Having hosted the Individual Time Trial on two occasions, the City of Folsom has been a fantastic partner of the Amgen Tour of California. For the 2018 race, they commence the start of what is guaranteed to be a memorable Stage 6. From the start, the route heads uphill. Over the course of this 123-mile route, the peloton climbs nearly 16,000 feet over four KOMs, even finishing uphill at the Heavenly Mountain Resort in South Lake Tahoe.
The race processes out of Folsom on the city's newly completed Johnny Cash Trail, a unique three-mile pedestrian and bike path that honors the memory of Johnny Cash and his historic 1968 performance at Folsom Prison. Turning right at the intricately planned Legacy Park, the riders start their uphill trek into gold country. Twenty-three miles into the Sierra Nevada foothills is historic Placerville. Originally known as Hangtown, Placerville was the epicenter of the 1948 Gold Rush, with places like Sutter's Mill not far away. The entire town is a California Historical Landmark, but there is a rich history in the surrounding hillsides too. One of the best places to dig into this past is at Gold Bug Park, only one mile north of town (and the route). The Gold Bug Mine was a working mine 170 years ago. Today it serves as a wonderfully fun and educational museum that kids will love. Guided tours of both Gold Bug and Priest Mines take visitors underground to experience what it was like for the original gold seekers, albeit now in a safer and more enjoyable environment. Get your hands dirty trying gem panning in a trough or get out in the backcountry to explore the hidden gems of this 60-acre park on hiking trails through forests and past hidden mines or stamp mills.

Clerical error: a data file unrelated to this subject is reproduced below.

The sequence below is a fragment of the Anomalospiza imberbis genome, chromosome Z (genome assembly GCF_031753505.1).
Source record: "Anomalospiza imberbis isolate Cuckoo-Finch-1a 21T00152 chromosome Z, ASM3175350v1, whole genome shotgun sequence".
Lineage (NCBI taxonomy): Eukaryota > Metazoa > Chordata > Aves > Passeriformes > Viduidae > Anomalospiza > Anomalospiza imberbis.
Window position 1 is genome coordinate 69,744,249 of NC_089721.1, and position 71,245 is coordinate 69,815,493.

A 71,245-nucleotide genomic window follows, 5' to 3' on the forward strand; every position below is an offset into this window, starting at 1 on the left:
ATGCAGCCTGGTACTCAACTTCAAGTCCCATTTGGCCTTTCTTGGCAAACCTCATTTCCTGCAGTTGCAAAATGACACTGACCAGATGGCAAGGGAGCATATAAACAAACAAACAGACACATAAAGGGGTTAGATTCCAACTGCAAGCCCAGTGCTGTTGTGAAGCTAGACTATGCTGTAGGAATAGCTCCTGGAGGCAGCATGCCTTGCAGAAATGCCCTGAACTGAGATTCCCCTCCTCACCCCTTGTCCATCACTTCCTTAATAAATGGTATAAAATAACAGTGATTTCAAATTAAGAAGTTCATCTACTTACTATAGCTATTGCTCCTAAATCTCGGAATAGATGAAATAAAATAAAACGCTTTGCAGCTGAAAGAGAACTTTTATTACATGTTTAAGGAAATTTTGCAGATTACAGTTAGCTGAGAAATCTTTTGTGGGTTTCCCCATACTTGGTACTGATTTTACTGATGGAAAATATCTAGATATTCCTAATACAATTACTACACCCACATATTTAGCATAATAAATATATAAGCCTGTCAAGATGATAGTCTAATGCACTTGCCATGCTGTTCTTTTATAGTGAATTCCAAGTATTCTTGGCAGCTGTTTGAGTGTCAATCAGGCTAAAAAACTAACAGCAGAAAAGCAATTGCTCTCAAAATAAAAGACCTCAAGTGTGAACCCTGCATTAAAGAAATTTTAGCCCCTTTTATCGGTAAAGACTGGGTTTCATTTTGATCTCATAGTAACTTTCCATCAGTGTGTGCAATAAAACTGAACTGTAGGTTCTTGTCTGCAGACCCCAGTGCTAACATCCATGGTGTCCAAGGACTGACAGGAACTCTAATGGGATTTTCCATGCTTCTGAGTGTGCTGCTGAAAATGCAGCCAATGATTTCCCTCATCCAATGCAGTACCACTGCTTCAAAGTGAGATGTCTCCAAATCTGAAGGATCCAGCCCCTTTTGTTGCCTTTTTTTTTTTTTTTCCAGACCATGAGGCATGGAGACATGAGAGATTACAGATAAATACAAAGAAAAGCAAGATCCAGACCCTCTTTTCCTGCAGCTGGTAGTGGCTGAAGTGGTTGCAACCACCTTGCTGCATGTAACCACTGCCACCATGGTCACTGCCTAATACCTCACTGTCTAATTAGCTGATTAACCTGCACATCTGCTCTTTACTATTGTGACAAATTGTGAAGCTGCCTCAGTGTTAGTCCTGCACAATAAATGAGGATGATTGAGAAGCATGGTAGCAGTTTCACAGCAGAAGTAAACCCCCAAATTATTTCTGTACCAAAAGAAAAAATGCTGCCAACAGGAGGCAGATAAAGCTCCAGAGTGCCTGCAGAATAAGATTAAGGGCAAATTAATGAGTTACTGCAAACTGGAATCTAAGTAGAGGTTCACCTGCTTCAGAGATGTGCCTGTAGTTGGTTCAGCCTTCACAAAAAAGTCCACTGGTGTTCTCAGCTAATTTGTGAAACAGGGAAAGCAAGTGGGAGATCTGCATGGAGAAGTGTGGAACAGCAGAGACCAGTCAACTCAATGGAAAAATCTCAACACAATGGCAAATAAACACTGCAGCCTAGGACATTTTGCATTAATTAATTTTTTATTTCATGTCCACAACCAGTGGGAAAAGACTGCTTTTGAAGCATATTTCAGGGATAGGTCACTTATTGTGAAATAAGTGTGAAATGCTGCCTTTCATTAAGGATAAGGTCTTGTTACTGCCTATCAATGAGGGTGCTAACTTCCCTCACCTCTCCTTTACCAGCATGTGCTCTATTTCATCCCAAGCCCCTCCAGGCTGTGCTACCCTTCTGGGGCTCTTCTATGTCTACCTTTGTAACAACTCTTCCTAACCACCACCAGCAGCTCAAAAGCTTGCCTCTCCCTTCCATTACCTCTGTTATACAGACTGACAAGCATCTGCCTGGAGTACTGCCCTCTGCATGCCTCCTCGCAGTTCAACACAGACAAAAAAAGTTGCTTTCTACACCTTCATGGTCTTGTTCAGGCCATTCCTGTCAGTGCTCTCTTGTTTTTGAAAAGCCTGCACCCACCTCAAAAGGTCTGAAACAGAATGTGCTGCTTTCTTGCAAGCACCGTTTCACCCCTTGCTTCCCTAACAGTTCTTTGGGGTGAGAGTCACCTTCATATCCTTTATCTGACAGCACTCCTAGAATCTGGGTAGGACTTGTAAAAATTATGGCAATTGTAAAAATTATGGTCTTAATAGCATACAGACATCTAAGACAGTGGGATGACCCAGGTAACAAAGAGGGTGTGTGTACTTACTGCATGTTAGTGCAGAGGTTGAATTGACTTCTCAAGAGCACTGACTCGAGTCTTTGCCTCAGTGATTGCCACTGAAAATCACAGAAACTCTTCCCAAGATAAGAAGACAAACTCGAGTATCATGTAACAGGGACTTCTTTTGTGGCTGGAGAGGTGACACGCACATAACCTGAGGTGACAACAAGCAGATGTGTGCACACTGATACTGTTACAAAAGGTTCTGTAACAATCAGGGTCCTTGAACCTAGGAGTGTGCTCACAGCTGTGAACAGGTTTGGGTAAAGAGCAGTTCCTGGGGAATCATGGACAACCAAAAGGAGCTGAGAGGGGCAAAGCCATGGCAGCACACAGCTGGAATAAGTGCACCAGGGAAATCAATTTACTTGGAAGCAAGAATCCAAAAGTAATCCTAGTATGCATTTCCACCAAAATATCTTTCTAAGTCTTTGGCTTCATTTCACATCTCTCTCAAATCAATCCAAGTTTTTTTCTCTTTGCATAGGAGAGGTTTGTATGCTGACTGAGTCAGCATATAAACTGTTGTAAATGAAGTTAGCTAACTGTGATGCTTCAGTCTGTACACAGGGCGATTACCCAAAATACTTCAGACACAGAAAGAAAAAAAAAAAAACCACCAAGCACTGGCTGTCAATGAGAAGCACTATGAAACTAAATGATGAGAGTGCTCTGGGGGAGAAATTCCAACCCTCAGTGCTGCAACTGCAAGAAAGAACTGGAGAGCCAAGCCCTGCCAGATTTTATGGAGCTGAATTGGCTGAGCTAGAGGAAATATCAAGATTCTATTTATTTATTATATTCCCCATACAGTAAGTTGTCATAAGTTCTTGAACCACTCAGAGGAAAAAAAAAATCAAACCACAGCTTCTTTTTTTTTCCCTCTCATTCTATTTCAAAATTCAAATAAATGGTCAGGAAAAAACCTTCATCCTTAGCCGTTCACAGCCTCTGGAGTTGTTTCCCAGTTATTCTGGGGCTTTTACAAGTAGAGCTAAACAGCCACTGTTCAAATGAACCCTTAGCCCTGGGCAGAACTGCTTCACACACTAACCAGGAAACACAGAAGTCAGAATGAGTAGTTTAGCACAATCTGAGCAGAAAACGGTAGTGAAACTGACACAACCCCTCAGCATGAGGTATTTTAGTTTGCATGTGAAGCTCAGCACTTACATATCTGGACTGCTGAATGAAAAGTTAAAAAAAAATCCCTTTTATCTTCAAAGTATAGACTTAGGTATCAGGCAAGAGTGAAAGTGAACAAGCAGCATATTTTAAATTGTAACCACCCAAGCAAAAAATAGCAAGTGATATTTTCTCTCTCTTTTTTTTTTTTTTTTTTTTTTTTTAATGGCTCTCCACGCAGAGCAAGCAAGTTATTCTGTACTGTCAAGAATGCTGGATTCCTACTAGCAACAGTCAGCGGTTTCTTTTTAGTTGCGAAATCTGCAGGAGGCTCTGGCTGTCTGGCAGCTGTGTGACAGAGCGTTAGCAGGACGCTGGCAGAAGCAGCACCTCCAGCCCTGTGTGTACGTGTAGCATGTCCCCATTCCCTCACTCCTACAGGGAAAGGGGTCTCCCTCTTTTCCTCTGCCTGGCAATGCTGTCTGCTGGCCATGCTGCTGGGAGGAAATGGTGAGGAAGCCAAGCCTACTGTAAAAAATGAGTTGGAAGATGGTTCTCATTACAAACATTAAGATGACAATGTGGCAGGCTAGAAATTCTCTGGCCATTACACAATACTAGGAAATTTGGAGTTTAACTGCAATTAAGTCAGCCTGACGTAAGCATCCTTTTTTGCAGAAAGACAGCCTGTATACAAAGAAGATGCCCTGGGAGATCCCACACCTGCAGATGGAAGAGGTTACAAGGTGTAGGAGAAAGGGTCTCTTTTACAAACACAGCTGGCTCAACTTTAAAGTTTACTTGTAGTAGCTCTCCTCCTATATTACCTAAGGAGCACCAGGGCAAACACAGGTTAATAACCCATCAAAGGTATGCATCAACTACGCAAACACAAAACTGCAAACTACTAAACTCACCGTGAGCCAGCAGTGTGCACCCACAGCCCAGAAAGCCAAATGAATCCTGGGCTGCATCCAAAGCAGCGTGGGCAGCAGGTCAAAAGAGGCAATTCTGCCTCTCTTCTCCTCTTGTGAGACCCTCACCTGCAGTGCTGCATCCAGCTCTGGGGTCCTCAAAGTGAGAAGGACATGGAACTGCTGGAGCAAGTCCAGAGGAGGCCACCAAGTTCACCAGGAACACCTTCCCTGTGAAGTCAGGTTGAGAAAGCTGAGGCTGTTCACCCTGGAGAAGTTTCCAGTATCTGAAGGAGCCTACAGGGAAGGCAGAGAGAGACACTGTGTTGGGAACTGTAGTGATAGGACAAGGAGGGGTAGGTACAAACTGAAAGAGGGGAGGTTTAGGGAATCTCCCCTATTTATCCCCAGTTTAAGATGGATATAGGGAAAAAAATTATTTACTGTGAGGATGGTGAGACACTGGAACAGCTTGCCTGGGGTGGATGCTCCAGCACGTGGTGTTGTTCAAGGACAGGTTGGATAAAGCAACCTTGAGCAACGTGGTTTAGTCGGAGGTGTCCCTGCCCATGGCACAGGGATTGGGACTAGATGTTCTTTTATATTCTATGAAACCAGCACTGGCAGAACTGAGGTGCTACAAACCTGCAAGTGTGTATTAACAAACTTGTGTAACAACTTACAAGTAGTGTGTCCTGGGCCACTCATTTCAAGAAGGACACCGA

Not twenty-miles up from Placerville, the peloton makes a right turn at a fork in the road onto the historic Mormon Emigrant Trail. The Tour follows this same route for the next sixty miles into Nevada. The history of the Trail, however, is one that is little known, but is marked with overlapping history and breathtaking scenery. In 1848, about fifty members of the famed Mormon Battalion from Sutter's Fort decided to rejoin their families in Utah. With the usual passes further north still covered with snow in early May, the group decided to try a different route, one further south and previously explored by Kit Carson four years earlier. Setting off from the present-day location of Jenkinson Lake, the Battalion cleared a new trail that would become a preferred alternate route for new migrants heading west. Now the world's best cyclists retrace this route, passing many roadside markers along the way. Perhaps catch the race as it turns onto Highway 88 and then follow the trail yourself, taking time to stop along the way to marvel at the result of these trailblazing soldiers.
Forty miles after turning onto the Emigrant Trail, the race comes to the highest point of the stage and the Tour, just under 8,600 feet at the crest of Carson Pass. Just as majestic and green in summer, Highway 88 is a winter wonderland between November and April. Near the pass is Kirkwood Resort, a small but highly regarded ski mountain in the South Tahoe region. With a vertical elevation of 2,000 feet and a skiable area of 2,300 acres, Kirkwood is certainly cozier than its sister resort at Heavenly. But its location seventeen miles south of Lake Tahoe (as the crow flies), causes the snow to be deeper and drier than those resorts along the lake. Skiing or staying in South Lake Tahoe? Heavenly even offers a shuttle to those wanting to try another mountain for a reasonable fare. The Tour will be here in summer, but come back in winter when the tall pines are dusted in white and the roads are defined by walls of snow.